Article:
This week we meet Chris Carling, who is a ‘Join dementia research’ Champion in the Eastern region.

ChrisCarlingShe explains: “I’ve been involved with dementia issues quite a while because both my parents had dementia of different kinds at the same time, and that was over quite a long period.”

Her mother was never formally diagnosed, although Chris says “it was clear she had Alzheimer’s or an Alzheimer-type dementia”. The closest she came to a formal diagnosis was when the old age psychiatrist who diagnosed her father with vascular dementia observed that her mother seemed to be in the early stages of Alzheimer’s.

Chris wrote a book about their experiences and her efforts to navigate the health and social care systems. It’s called ‘But Then Something Happened: A Story of Everyday Dementia’. She cared for her parents, who eventually went into residential care. She says “the book is partly about their relationship. They’d been married for 70 years. How do you sustain a relationship when one partner has Alzheimer’s and the other has vascular dementia?”

Talking about her mother, Chris explains:

“I learnt fairly early on that people with dementia have strong emotions. Cognitively, eventually they may be very lacking, but emotionally they’re as alive as the rest of us. And so with my mother, she was very sunny in her Alzheimer’s. She laughed and smiled a lot, and I realised that at some deep level she knew she needed people around her to be pleasant and happy. By smiling and laughing she was very attractive to people; they were drawn to her and responded warmly which was what she needed. Interestingly,  she hadn’t been that sort of person. She was liable to be very anxious. I was surprised she became so sunny and popular in her very old age.  And I think, although she had lost her skills, at some level she was able to get what she wanted, which was an environment which was warm; because, I guess, she was operating on an emotional level. She was operating quite skilfully at that level, although she had no idea where she was. She didn’t know she was in a residential home.”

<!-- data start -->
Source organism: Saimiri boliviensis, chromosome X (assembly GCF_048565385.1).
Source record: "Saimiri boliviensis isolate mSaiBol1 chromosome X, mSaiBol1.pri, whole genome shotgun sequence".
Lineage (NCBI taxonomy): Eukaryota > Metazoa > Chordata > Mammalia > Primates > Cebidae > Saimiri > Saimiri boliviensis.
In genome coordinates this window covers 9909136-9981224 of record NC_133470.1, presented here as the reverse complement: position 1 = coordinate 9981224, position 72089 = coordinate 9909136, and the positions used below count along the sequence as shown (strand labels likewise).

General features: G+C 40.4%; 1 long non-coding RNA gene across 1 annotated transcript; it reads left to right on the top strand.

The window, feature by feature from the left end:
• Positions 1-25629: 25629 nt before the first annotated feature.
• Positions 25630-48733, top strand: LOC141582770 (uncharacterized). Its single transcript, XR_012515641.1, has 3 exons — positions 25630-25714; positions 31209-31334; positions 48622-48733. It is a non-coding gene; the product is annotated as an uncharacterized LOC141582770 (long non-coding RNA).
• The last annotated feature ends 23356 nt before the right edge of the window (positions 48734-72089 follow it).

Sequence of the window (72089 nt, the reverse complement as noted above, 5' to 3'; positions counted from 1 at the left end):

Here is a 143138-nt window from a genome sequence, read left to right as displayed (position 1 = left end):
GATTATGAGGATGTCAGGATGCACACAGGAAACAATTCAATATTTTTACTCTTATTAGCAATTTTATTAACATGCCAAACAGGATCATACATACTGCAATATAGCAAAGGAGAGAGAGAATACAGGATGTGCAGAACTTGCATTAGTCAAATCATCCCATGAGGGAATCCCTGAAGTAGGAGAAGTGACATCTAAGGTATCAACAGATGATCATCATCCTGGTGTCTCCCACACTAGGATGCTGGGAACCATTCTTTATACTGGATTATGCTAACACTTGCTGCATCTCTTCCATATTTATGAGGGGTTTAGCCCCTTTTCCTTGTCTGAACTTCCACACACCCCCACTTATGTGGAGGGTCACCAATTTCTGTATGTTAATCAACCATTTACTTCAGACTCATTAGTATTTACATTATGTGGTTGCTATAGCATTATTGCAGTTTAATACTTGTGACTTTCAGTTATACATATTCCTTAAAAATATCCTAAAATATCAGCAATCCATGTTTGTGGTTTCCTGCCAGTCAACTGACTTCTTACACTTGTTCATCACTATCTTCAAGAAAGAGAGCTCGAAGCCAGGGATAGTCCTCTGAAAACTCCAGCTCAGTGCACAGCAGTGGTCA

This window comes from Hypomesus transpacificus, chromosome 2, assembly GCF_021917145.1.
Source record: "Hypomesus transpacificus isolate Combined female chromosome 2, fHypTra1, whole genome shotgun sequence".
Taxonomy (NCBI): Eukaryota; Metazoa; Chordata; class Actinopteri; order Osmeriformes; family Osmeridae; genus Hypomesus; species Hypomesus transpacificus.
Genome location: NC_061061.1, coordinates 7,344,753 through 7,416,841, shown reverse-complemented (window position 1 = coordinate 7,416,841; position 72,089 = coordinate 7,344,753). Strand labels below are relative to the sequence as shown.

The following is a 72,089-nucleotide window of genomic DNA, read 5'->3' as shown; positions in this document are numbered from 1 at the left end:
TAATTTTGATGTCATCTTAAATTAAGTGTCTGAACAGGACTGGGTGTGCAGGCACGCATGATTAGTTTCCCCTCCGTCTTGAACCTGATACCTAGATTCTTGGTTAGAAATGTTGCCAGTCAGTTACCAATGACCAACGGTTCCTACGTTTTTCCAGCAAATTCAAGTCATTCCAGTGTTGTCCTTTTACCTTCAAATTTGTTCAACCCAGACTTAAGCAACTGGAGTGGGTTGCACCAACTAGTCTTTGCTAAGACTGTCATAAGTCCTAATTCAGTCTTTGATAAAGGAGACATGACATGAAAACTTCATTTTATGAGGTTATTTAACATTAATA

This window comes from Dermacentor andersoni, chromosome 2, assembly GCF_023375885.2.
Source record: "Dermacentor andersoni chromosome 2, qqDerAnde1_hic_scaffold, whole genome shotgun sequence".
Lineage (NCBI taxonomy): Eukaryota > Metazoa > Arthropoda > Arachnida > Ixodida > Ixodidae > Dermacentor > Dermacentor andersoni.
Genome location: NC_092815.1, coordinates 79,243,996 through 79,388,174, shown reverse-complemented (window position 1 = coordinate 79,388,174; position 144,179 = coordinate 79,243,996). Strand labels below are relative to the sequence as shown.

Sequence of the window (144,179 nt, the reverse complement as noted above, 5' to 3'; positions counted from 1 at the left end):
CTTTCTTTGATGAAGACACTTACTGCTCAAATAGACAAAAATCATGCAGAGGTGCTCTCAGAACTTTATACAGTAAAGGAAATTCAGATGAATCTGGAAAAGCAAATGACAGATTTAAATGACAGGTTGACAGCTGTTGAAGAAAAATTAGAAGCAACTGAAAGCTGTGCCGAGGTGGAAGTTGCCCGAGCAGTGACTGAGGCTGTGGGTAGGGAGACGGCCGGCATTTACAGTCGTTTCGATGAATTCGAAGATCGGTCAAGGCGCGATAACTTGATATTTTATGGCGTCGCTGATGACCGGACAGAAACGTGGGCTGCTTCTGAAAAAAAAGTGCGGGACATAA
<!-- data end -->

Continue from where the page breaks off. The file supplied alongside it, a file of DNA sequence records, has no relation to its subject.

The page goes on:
“I tried to question my mother about what was really going on in her head at the stage when you could still question her. For instance I said ‘Well, you used to go shopping. Who did you go with?’ She knew it was with Fred, her husband, my Dad. But eventually she would say something like ‘But I don’t have a picture’, so it seemed that not seeing the context, the bigger picture meant that she couldn’t really understand.”

Chris’ mum moved into a specialised dementia unit in a care home. Her dad moved into the home subsequently too, and later also transferred to the same specialised unit.

Speaking of her dad, she says:

“Unlike my mother, my father did mostly know what was going on, though there’d be days he’d be confused, and he believed he was still at work or in some other scenario. Normally he didn’t say very much because with vascular dementia your language, word finding skills are affected. But on those confused days, on the days where he believed he was somewhere else, the days when he believed he was in some other period in his life, he would regain his language. It was interesting that he would talk much more fluently.”

What made you decide to take part in championing ‘Join dementia research’?

As well as mentioning her interest in dementia through her parents’ experience, and also the opportunity the service provides of using her communication abilities, she says:

“Well, I was aware that research was not so much going slowly, but rather that the outcomes of all sorts of tests for new drugs and so on was actually quite slow. So it seemed to me that anything that could result in it going faster and being more efficient would be useful. The idea of the ‘Join dementia research’ register to match up studies with individuals who have said they were willing to take part in dementia research seemed to me a very good idea because in conversation with people, I understood that researchers often spent an awful long time just finding subjects.”